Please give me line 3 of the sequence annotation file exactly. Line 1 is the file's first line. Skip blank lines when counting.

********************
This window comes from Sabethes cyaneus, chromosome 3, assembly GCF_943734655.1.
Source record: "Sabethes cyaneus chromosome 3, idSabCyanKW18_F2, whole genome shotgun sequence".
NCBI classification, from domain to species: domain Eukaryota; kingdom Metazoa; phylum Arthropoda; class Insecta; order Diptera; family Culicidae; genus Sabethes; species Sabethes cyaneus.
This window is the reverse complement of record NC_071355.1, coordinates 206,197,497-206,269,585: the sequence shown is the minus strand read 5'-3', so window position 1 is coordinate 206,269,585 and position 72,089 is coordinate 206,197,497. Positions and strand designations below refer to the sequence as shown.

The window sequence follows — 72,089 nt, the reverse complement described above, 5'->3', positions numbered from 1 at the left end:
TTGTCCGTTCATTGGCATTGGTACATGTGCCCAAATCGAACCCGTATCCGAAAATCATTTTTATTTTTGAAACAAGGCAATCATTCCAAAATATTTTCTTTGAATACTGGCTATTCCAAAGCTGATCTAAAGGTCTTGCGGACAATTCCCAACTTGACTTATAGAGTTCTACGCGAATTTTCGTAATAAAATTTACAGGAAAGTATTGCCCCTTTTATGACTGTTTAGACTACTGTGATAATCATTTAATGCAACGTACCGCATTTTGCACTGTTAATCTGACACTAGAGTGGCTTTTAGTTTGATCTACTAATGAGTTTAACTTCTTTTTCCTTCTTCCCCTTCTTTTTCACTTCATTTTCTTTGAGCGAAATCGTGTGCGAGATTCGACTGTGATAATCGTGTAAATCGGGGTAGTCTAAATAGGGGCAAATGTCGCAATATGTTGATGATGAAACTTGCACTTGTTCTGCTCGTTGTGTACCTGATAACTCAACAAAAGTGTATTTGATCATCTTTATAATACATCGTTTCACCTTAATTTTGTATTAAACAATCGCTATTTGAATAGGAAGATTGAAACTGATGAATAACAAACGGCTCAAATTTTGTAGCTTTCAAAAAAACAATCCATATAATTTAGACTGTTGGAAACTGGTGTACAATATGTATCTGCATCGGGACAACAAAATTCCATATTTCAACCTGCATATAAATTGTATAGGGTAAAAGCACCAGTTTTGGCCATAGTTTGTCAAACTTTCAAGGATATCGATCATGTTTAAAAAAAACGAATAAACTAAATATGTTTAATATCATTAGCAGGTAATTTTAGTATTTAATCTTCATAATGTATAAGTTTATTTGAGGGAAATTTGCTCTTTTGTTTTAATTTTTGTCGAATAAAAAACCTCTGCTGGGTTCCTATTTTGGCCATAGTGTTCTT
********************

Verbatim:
NCBI classification, from domain to species: domain Eukaryota; kingdom Metazoa; phylum Arthropoda; class Insecta; order Diptera; family Culicidae; genus Sabethes; species Sabethes cyaneus.